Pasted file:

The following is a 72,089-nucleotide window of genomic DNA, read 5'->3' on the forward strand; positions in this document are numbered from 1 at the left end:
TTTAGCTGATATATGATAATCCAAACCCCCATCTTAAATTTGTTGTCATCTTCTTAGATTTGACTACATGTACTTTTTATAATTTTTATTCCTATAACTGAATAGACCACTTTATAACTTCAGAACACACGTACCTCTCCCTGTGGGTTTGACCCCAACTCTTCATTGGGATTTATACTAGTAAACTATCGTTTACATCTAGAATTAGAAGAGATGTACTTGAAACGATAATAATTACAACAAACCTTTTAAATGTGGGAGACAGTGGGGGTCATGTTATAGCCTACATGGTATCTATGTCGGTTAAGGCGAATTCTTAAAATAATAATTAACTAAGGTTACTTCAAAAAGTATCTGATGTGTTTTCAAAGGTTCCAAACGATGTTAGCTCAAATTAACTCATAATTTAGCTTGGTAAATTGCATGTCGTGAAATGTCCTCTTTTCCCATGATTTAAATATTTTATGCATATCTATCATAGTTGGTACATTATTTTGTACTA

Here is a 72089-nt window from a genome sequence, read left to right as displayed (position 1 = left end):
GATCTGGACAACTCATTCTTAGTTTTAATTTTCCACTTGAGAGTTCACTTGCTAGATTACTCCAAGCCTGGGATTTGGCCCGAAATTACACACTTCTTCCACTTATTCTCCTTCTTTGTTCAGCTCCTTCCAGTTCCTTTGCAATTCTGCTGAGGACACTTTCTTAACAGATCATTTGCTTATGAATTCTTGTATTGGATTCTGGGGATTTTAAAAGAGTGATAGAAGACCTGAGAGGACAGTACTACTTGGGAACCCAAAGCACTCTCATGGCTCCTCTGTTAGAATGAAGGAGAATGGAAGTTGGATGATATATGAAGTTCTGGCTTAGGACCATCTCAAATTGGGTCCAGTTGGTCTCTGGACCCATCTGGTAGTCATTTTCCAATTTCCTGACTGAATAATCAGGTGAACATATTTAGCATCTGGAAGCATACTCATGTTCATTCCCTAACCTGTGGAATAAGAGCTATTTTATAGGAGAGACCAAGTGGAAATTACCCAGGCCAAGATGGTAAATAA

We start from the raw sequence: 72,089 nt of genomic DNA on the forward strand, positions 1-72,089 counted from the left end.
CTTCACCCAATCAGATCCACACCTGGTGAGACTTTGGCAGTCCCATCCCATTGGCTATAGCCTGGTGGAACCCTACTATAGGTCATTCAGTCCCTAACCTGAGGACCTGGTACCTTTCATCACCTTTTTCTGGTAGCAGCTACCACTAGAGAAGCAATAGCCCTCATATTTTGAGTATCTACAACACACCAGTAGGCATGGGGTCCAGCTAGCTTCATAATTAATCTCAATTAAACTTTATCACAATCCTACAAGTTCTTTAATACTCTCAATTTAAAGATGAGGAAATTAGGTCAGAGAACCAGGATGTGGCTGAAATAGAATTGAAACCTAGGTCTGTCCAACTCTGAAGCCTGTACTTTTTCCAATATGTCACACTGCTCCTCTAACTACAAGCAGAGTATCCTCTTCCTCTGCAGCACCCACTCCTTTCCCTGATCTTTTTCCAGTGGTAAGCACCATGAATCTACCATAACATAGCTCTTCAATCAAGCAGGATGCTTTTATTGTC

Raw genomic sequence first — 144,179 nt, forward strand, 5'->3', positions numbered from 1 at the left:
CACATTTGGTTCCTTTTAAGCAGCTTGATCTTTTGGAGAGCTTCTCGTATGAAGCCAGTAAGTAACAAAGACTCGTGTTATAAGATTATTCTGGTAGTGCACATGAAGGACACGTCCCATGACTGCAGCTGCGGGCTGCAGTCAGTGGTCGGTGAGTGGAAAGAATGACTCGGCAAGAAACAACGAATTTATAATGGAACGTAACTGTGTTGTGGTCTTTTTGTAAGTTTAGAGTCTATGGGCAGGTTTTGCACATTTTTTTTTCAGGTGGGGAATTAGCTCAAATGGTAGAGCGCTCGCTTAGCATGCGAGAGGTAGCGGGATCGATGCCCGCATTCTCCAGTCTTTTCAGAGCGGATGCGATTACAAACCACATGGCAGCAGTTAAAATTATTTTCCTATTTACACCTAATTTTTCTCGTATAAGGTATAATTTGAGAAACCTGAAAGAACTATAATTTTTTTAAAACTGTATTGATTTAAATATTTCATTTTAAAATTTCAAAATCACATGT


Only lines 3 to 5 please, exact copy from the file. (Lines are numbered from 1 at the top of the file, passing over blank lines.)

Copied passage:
Here is a 72089-nt window from a genome sequence, read left to right as displayed (position 1 = left end):
GATCTGGACAACTCATTCTTAGTTTTAATTTTCCACTTGAGAGTTCACTTGCTAGATTACTCCAAGCCTGGGATTTGGCCCGAAATTACACACTTCTTCCACTTATTCTCCTTCTTTGTTCAGCTCCTTCCAGTTCCTTTGCAATTCTGCTGAGGACACTTTCTTAACAGATCATTTGCTTATGAATTCTTGTATTGGATTCTGGGGATTTTAAAAGAGTGATAGAAGACCTGAGAGGACAGTACTACTTGGGAACCCAAAGCACTCTCATGGCTCCTCTGTTAGAATGAAGGAGAATGGAAGTTGGATGATATATGAAGTTCTGGCTTAGGACCATCTCAAATTGGGTCCAGTTGGTCTCTGGACCCATCTGGTAGTCATTTTCCAATTTCCTGACTGAATAATCAGGTGAACATATTTAGCATCTGGAAGCATACTCATGTTCATTCCCTAACCTGTGGAATAAGAGCTATTTTATAGGAGAGACCAAGTGGAAATTACCCAGGCCAAGATGGTAAATAA

We start from the raw sequence: 72,089 nt of genomic DNA on the forward strand, positions 1-72,089 counted from the left end.